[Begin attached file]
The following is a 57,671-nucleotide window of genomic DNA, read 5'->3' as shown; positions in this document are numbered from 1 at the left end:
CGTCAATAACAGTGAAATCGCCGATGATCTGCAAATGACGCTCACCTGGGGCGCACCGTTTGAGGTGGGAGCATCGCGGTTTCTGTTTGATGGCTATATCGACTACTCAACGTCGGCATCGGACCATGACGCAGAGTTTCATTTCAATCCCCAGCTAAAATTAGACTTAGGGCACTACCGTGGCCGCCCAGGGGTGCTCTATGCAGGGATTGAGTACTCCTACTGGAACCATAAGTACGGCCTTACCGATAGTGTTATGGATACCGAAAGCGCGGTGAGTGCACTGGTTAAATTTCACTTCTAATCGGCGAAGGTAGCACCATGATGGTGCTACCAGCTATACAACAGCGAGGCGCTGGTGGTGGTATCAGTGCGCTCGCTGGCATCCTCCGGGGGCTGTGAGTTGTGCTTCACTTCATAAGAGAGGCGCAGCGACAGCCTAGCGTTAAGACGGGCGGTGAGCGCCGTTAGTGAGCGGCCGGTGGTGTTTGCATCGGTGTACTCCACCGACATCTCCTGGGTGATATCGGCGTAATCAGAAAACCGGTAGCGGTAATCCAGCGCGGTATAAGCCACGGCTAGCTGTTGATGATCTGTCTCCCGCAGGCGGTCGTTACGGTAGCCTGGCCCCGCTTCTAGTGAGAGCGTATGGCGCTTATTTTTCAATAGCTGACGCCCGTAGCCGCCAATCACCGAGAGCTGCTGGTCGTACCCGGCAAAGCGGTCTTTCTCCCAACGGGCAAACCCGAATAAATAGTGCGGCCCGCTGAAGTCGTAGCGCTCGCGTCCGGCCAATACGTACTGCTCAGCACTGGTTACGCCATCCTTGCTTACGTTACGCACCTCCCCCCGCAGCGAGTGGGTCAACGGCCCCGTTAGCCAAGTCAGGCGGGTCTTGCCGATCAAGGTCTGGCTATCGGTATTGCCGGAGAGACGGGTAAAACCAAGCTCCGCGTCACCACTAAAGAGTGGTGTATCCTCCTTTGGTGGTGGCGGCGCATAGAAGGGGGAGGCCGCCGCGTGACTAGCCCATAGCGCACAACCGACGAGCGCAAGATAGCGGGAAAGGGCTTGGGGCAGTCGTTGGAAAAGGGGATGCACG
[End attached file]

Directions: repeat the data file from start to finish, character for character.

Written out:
The following is a 57,671-nucleotide window of genomic DNA, read 5'->3' as shown; positions in this document are numbered from 1 at the left end:
CGTCAATAACAGTGAAATCGCCGATGATCTGCAAATGACGCTCACCTGGGGCGCACCGTTTGAGGTGGGAGCATCGCGGTTTCTGTTTGATGGCTATATCGACTACTCAACGTCGGCATCGGACCATGACGCAGAGTTTCATTTCAATCCCCAGCTAAAATTAGACTTAGGGCACTACCGTGGCCGCCCAGGGGTGCTCTATGCAGGGATTGAGTACTCCTACTGGAACCATAAGTACGGCCTTACCGATAGTGTTATGGATACCGAAAGCGCGGTGAGTGCACTGGTTAAATTTCACTTCTAATCGGCGAAGGTAGCACCATGATGGTGCTACCAGCTATACAACAGCGAGGCGCTGGTGGTGGTATCAGTGCGCTCGCTGGCATCCTCCGGGGGCTGTGAGTTGTGCTTCACTTCATAAGAGAGGCGCAGCGACAGCCTAGCGTTAAGACGGGCGGTGAGCGCCGTTAGTGAGCGGCCGGTGGTGTTTGCATCGGTGTACTCCACCGACATCTCCTGGGTGATATCGGCGTAATCAGAAAACCGGTAGCGGTAATCCAGCGCGGTATAAGCCACGGCTAGCTGTTGATGATCTGTCTCCCGCAGGCGGTCGTTACGGTAGCCTGGCCCCGCTTCTAGTGAGAGCGTATGGCGCTTATTTTTCAATAGCTGACGCCCGTAGCCGCCAATCACCGAGAGCTGCTGGTCGTACCCGGCAAAGCGGTCTTTCTCCCAACGGGCAAACCCGAATAAATAGTGCGGCCCGCTGAAGTCGTAGCGCTCGCGTCCGGCCAATACGTACTGCTCAGCACTGGTTACGCCATCCTTGCTTACGTTACGCACCTCCCCCCGCAGCGAGTGGGTCAACGGCCCCGTTAGCCAAGTCAGGCGGGTCTTGCCGATCAAGGTCTGGCTATCGGTATTGCCGGAGAGACGGGTAAAACCAAGCTCCGCGTCACCACTAAAGAGTGGTGTATCCTCCTTTGGTGGTGGCGGCGCATAGAAGGGGGAGGCCGCCGCGTGACTAGCCCATAGCGCACAACCGACGAGCGCAAGATAGCGGGAAAGGGCTTGGGGCAGTCGTTGGAAAAGGGGATGCACG